Romeich Major Tells Young Dancehall Artistes To Be Open To Take Advice

Romeich Major
Romeich Major

It’s almost impossible to learn and progress in your trade if you don’t listen to the experts. This is a point that well-known music manager Romeich Major chose to focus on when he addressed the young crowd from the HEART Academy who had gathered at his Campbell’s Boulevard headquarters last Thursday, February 10.

Romeich was speaking at a recent Dragon Be The One campaign session and shared that in his estimation, it’s a problem that is plaguing the industry now, and he urged those gathered to learn how to simply “Tek the advice.”

He explained that the formula for success that younger artists are using now is not viable as it is too dependent on the use of social media, including sites like YouTube. As such, their music is not trending internationally, mostly because they don’t focus on producing more music that are radio friendly.

Added to this, too many of them are just after fame, making for an unsustainable career in music.

“But dem just get inna one big hype, get likkle dub money and, guess wah a di problem after that now? The entourage. A di entourage a manage dem now enuh, not the manager. Di friend a seh this and a seh that and everybody inna yuh ears,” he added.

Without revealing too much, he also shared that this is one of the reasons he currently only has two artists, namely Shenseea and Ding Dong. This seems to be his very cryptic way of explaining why Teejay is no longer in the Romeich camp though he did not directly address that matter.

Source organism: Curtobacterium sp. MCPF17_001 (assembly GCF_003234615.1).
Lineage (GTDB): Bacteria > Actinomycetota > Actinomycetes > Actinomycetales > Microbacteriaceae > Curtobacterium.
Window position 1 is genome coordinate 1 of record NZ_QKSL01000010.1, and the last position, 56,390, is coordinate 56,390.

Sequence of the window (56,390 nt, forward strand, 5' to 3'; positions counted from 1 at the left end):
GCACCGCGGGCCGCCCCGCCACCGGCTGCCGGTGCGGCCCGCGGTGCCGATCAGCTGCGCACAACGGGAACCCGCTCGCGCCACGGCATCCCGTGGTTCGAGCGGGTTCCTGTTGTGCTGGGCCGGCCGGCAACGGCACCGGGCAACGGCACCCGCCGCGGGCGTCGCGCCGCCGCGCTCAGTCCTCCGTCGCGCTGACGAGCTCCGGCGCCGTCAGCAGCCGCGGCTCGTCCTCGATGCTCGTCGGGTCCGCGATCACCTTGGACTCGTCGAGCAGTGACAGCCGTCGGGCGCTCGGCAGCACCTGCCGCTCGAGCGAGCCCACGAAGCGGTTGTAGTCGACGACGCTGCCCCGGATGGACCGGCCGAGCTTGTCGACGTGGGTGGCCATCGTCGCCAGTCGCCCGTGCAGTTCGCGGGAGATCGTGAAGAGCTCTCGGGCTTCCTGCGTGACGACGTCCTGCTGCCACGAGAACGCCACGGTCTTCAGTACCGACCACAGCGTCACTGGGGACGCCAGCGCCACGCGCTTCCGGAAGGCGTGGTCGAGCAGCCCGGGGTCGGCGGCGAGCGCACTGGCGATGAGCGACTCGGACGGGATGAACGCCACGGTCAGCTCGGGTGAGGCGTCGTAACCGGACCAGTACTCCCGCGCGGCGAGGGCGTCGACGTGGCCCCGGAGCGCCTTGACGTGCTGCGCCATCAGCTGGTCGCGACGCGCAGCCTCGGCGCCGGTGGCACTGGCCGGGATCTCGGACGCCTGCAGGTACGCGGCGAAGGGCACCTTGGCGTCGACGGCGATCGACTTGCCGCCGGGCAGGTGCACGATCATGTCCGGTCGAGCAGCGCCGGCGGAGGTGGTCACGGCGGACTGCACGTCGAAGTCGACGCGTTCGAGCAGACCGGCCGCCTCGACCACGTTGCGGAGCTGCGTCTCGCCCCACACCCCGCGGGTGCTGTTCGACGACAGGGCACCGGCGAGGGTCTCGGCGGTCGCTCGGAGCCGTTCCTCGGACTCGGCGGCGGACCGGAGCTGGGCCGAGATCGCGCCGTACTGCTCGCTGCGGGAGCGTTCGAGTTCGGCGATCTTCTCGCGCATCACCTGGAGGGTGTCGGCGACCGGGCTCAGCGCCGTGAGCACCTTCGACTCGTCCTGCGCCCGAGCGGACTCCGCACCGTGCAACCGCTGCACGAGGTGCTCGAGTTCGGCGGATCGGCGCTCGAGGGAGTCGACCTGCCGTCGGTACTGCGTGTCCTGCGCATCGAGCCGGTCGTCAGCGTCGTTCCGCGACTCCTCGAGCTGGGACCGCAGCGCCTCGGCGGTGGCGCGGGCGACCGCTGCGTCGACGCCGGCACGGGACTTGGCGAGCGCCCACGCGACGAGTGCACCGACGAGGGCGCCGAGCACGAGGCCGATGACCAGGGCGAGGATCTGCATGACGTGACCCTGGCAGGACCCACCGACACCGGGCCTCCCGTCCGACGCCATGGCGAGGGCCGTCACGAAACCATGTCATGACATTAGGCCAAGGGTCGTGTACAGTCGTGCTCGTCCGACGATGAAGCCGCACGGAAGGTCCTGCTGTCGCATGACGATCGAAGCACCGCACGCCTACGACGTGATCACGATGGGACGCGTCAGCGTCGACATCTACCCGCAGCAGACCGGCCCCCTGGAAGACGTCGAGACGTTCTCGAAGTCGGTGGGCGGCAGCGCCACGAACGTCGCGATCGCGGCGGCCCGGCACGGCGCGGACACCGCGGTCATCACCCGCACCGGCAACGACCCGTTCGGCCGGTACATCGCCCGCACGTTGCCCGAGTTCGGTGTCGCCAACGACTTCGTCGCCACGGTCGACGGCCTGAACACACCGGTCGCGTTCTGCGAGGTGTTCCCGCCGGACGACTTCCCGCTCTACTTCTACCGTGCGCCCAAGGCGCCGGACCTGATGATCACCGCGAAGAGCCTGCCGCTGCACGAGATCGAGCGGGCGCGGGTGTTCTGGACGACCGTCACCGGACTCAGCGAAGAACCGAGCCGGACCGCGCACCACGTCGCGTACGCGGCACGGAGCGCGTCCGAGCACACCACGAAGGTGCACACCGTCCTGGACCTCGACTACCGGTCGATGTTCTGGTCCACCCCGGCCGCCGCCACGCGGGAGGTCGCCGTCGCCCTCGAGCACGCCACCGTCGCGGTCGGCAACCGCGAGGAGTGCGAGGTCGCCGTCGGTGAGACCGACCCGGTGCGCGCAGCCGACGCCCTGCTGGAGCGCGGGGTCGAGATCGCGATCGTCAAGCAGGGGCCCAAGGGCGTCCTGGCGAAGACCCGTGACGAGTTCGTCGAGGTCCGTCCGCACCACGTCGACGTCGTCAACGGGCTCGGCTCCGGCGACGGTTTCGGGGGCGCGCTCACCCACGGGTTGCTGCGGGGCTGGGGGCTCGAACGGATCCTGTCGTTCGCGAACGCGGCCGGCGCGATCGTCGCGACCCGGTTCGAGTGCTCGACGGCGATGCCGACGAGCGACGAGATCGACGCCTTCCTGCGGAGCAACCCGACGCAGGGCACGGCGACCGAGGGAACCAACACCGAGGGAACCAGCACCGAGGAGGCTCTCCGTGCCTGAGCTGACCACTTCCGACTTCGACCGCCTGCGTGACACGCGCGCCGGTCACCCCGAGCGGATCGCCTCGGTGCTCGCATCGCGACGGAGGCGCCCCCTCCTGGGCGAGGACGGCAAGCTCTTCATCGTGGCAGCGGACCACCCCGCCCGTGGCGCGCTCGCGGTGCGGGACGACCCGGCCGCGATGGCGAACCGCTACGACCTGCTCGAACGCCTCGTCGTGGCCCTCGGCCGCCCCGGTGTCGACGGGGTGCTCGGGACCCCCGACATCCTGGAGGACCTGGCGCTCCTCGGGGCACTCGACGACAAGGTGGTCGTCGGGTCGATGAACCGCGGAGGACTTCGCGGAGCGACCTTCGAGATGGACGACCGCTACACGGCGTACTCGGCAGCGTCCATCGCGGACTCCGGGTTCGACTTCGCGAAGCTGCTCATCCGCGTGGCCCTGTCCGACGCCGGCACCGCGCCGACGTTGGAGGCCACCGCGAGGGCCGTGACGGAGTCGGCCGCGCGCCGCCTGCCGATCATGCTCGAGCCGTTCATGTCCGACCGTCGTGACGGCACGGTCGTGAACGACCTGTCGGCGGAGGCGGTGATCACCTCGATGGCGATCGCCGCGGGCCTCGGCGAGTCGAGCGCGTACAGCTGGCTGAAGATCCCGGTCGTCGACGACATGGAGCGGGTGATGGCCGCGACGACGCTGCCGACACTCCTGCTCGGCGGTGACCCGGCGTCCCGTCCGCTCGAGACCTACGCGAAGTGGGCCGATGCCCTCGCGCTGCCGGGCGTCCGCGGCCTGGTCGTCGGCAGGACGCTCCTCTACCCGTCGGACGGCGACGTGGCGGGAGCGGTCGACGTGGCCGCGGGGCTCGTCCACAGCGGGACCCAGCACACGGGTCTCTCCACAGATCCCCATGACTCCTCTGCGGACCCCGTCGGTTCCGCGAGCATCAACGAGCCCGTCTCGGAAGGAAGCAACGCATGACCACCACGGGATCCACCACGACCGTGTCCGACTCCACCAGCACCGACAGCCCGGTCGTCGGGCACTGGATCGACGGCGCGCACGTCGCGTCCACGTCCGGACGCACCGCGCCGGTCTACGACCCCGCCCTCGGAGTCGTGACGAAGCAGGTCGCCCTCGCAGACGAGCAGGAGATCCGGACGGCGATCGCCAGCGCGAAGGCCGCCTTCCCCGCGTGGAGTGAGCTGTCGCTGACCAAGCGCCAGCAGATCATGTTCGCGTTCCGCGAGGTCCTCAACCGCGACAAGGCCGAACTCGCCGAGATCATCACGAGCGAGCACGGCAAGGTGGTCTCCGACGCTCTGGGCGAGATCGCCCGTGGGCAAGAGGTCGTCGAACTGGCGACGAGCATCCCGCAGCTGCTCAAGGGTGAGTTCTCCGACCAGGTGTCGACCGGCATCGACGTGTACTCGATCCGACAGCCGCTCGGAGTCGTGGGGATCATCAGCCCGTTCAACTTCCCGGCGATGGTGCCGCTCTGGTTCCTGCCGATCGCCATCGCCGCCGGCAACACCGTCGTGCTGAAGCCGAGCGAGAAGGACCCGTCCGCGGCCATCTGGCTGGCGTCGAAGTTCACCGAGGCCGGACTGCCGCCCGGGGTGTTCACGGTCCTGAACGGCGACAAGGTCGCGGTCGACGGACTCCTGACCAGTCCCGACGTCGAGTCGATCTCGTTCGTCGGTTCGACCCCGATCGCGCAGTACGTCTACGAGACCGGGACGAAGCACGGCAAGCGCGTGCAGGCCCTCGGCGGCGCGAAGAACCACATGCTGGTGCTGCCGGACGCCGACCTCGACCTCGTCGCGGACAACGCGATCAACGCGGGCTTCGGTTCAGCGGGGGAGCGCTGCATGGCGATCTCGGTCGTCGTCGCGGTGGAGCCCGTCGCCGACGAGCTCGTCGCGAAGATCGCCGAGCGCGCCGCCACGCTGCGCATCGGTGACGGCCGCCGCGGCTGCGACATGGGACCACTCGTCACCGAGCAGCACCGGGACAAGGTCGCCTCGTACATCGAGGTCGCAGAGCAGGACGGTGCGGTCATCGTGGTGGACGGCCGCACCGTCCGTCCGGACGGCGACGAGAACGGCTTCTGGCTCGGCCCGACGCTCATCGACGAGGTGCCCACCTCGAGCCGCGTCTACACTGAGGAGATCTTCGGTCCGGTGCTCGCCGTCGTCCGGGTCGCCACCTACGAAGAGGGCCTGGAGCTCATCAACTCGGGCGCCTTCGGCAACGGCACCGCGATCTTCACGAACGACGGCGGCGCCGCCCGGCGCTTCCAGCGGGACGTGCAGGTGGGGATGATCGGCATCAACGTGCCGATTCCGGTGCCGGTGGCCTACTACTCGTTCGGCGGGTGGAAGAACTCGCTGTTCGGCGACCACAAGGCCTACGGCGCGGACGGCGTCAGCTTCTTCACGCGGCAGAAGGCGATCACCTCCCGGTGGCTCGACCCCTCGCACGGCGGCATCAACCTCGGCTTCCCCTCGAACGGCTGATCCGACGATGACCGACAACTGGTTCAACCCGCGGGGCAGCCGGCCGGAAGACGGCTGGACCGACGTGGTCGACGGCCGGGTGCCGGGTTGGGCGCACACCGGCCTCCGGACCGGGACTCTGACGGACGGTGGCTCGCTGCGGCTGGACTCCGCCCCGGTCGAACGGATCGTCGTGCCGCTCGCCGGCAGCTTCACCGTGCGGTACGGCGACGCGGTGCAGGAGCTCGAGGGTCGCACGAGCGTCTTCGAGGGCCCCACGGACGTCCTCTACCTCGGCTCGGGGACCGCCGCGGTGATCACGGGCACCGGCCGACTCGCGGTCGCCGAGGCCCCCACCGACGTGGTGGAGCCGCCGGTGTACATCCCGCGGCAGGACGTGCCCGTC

The popular manager also explained that even though entourages may be necessary as a form of protection for artists, they are quite expensive to maintain. However, he has noticed that when the entourage comes along many times, the artist begins to take advice from the wrong people.

This usually results in the artist telling the manager what to do and how to do his job instead of heeding the advice imparted. While he said he understands not everyone will give good advice, an artist needs to develop an understanding of who they can take advice from.

He added that they need to learn how to take advice from those in the business with many years of experience.

Romeich also extended his advice to artiste managers. He urged managers to learn to treat their clients with respect and be fair to them no matter how much or how little they have achieved.

“The second biggest thing is learn your talent … . Mi can look pon my artistes dem right now and know seh, alright, him have worm, him belly a run, him miserable, him woman a stress him, yuh haffi know … . Yuh haffi know yuh product just like any business,” he added.

Romeich also advised managers breaking into the business to be aware that it is a costly one, and they should have some financial backing if they are to achieve success. The most important lesson in his book for managers is to ensure that they always work hard to achieve their goals.

He also touched on other topics in an effort to try and bring a positive message to the young men using himself as an example of how hard work pays off.